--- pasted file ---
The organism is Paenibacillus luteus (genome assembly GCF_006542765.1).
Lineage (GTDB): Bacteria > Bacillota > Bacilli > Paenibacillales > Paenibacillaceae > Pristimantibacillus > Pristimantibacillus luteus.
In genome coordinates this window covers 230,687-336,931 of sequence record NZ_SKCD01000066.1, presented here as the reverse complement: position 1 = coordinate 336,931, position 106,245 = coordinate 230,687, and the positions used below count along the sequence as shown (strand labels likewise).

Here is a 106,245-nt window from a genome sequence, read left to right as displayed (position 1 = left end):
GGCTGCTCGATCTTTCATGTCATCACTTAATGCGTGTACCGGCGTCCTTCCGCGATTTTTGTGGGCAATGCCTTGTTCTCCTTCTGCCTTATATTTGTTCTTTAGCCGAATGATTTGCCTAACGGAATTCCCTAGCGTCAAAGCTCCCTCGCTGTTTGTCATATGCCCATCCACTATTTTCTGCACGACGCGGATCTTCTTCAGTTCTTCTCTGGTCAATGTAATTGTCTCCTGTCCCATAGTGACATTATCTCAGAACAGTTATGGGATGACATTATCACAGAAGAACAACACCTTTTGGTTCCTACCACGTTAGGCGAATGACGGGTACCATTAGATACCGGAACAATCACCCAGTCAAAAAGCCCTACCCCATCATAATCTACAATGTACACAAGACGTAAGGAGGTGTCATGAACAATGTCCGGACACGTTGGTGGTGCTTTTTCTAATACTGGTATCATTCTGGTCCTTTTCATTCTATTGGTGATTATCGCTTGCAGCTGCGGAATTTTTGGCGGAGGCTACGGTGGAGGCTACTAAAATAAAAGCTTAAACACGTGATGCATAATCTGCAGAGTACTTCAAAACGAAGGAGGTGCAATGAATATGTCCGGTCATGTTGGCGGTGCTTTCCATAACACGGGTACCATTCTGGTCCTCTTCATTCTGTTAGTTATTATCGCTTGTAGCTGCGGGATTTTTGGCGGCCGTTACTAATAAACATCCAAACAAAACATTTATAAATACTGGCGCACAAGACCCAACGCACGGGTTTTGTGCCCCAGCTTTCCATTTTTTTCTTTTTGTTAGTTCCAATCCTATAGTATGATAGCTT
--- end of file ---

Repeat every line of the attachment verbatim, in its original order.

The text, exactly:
The organism is Paenibacillus luteus (genome assembly GCF_006542765.1).
Lineage (GTDB): Bacteria > Bacillota > Bacilli > Paenibacillales > Paenibacillaceae > Pristimantibacillus > Pristimantibacillus luteus.
In genome coordinates this window covers 230,687-336,931 of sequence record NZ_SKCD01000066.1, presented here as the reverse complement: position 1 = coordinate 336,931, position 106,245 = coordinate 230,687, and the positions used below count along the sequence as shown (strand labels likewise).

Here is a 106,245-nt window from a genome sequence, read left to right as displayed (position 1 = left end):
GGCTGCTCGATCTTTCATGTCATCACTTAATGCGTGTACCGGCGTCCTTCCGCGATTTTTGTGGGCAATGCCTTGTTCTCCTTCTGCCTTATATTTGTTCTTTAGCCGAATGATTTGCCTAACGGAATTCCCTAGCGTCAAAGCTCCCTCGCTGTTTGTCATATGCCCATCCACTATTTTCTGCACGACGCGGATCTTCTTCAGTTCTTCTCTGGTCAATGTAATTGTCTCCTGTCCCATAGTGACATTATCTCAGAACAGTTATGGGATGACATTATCACAGAAGAACAACACCTTTTGGTTCCTACCACGTTAGGCGAATGACGGGTACCATTAGATACCGGAACAATCACCCAGTCAAAAAGCCCTACCCCATCATAATCTACAATGTACACAAGACGTAAGGAGGTGTCATGAACAATGTCCGGACACGTTGGTGGTGCTTTTTCTAATACTGGTATCATTCTGGTCCTTTTCATTCTATTGGTGATTATCGCTTGCAGCTGCGGAATTTTTGGCGGAGGCTACGGTGGAGGCTACTAAAATAAAAGCTTAAACACGTGATGCATAATCTGCAGAGTACTTCAAAACGAAGGAGGTGCAATGAATATGTCCGGTCATGTTGGCGGTGCTTTCCATAACACGGGTACCATTCTGGTCCTCTTCATTCTGTTAGTTATTATCGCTTGTAGCTGCGGGATTTTTGGCGGCCGTTACTAATAAACATCCAAACAAAACATTTATAAATACTGGCGCACAAGACCCAACGCACGGGTTTTGTGCCCCAGCTTTCCATTTTTTTCTTTTTGTTAGTTCCAATCCTATAGTATGATAGCTT